He recognized that America has a hunger crisis that’s been ignored. He recognized that people of color are experiencing this crisis at higher rates. He recognized that this is wrong. He recognized that we have really big problems with poverty and that people deserve a higher minimum wage, that there is a climate crisis, that a moral obligation exists.
And he didn’t just say these things. He meant them. After four years of being gaslit, of no acknowledgement of pain and suffering and social inequities, someone walked in the door and said I see you. You won’t be forgotten. It’s not right. Let’s fix it.
I’m not an idealist, and I’m the first to admit that Biden certainly wasn’t my first choice for our next President. Kamala Harris was not my first pick for a woman in high office, either. But they are compassionate, and human, and 100,000 times better than what we had. They have plans already for so many things I want and agree with. They’ll certainly do.
We have all had to protect ourselves from the horror of watching Trump wreak havoc on our home, our friends, our families, and our values. Now that he is gone, we have work to do to return to our former selves.
My feelings during Biden’s speech last week highlighted to me exactly how traumatic the last four years of having an awful, awful person with no soul as a president have been. I cried several times as he spoke. Hearing him apologize for grief, pain, and lives lost, hearing him acknowledge that children in OUR country need food, hearing him acknowledge all of it and that people deserve more. All of it is a reminder that the person in that office for the last four years cares so little about all of us.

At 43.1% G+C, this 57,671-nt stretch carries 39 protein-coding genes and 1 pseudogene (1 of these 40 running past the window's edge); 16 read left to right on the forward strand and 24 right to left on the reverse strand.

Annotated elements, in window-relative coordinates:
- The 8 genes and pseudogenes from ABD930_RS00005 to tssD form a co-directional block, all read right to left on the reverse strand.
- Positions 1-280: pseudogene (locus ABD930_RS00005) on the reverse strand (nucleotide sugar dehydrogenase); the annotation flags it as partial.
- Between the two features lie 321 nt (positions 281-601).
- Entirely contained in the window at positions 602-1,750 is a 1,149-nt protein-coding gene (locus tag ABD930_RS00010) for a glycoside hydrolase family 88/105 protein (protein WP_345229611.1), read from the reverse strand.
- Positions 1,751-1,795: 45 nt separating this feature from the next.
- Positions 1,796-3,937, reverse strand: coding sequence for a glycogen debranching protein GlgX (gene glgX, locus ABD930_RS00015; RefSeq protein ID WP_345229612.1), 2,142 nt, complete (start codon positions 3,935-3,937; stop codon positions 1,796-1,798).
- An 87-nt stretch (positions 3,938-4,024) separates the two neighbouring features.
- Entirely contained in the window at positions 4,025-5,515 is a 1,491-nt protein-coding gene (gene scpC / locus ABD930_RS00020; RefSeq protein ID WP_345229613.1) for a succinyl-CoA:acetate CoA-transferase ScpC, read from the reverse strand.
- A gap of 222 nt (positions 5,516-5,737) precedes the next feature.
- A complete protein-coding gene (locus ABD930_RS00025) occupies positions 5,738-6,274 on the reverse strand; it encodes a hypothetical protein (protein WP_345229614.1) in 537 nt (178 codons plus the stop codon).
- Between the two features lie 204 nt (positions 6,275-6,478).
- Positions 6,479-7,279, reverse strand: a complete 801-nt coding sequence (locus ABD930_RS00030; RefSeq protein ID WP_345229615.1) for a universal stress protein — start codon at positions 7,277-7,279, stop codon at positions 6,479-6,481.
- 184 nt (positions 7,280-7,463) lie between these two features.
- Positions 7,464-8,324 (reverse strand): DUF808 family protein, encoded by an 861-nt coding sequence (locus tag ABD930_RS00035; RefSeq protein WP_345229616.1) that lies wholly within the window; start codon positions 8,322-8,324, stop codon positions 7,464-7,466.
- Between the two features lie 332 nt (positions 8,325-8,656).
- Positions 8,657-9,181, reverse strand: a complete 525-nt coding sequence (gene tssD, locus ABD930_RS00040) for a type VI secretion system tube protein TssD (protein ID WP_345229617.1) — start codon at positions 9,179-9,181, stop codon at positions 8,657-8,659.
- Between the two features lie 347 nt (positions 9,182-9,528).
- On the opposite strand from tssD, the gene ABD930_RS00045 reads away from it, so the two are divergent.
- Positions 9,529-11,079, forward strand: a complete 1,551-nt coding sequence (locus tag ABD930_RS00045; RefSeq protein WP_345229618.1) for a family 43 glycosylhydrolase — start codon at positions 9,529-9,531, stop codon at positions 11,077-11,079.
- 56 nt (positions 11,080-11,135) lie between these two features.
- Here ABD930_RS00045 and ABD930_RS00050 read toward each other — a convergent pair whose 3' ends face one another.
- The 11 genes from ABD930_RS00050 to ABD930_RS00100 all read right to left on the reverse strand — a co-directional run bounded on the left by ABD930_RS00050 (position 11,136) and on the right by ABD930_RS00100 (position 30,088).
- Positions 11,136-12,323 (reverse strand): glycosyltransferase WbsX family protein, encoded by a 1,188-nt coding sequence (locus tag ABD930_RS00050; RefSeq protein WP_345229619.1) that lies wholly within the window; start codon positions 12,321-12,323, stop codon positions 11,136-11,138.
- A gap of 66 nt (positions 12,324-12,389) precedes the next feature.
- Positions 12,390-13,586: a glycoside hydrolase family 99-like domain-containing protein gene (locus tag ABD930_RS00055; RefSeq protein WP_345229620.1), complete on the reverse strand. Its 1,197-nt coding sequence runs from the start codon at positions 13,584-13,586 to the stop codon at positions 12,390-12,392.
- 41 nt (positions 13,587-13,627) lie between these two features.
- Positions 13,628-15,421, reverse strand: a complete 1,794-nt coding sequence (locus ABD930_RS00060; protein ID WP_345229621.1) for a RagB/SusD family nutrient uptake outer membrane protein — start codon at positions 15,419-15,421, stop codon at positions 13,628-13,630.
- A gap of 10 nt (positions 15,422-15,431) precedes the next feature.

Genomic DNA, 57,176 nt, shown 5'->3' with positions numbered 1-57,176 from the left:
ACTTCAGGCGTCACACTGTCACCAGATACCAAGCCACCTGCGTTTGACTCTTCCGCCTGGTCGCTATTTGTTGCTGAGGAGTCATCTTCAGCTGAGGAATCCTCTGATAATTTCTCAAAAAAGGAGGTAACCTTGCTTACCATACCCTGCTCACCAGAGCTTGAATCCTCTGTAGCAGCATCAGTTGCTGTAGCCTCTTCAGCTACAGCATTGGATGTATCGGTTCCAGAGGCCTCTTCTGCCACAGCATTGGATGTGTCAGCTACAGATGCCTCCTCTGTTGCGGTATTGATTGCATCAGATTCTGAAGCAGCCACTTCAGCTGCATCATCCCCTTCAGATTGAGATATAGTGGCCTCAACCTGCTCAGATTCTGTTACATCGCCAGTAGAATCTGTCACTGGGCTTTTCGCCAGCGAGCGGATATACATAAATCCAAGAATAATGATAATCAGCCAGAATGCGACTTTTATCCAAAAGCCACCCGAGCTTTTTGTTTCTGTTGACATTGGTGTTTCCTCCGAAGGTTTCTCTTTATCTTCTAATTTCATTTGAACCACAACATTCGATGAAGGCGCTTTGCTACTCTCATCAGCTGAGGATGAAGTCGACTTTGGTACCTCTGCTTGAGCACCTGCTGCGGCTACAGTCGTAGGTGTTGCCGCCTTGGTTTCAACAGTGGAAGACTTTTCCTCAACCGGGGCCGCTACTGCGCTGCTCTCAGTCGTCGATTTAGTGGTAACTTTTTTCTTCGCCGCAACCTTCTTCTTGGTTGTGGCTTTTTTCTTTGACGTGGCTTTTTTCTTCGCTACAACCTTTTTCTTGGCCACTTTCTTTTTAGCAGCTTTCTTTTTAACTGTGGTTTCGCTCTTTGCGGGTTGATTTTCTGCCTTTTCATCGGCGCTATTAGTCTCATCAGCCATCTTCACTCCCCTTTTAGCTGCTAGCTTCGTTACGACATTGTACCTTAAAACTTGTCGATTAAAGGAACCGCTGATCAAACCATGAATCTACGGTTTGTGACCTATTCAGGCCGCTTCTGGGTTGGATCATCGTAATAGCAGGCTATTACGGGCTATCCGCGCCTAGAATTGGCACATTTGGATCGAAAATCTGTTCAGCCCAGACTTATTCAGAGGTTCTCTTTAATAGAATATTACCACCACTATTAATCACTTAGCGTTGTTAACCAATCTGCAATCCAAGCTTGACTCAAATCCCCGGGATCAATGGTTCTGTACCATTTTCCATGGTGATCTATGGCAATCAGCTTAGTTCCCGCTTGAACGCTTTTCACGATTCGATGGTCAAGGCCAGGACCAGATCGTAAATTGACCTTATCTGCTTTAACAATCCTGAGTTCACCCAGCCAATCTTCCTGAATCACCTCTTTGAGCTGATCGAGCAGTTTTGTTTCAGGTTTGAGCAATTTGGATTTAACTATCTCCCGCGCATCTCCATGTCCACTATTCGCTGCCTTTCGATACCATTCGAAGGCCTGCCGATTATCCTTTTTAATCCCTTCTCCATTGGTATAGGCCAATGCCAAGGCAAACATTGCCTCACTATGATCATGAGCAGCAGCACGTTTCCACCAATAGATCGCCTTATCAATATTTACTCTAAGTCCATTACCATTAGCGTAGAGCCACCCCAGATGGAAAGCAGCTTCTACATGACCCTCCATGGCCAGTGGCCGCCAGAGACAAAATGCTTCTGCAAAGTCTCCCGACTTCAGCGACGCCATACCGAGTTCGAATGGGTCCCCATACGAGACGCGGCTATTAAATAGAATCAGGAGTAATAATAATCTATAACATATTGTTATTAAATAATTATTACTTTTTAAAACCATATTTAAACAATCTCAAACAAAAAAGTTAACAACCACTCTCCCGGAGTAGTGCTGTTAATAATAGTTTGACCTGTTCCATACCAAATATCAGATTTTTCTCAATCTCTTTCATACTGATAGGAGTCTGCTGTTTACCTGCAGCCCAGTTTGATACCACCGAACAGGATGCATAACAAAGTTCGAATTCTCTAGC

The feeling of being neglected and lied to by someone who is supposed to be protecting you is incomparable. Layers of betrayal and desperation just to be seen, to have a human connection, build until you may not even remember who you once were. We have all had to protect ourselves from the horror of watching Trump wreak havoc on our home, our friends, our families, and our values. Now that he is gone, we have work to do to return to our former selves.
I recognize my reactions, my feelings, and the start of a path to healing because I have been here before. This is not my first go-round with a narcissist. I am no stranger to trauma, to neglect, to being told I am not worth a second thought. These things so many of us have felt as Trump looked down on us are not just a difference of opinion. They are classic traits of an abusive relationship.
This morning, Twitter user sheologian posted the following:
So, if you are new to this protracted trauma first you feel very light and then immediately after you feel very heavy. Your body may actually get sick. You may have some flu like symptoms over the next few days. All of this is very, very normal. Do not be alarmed.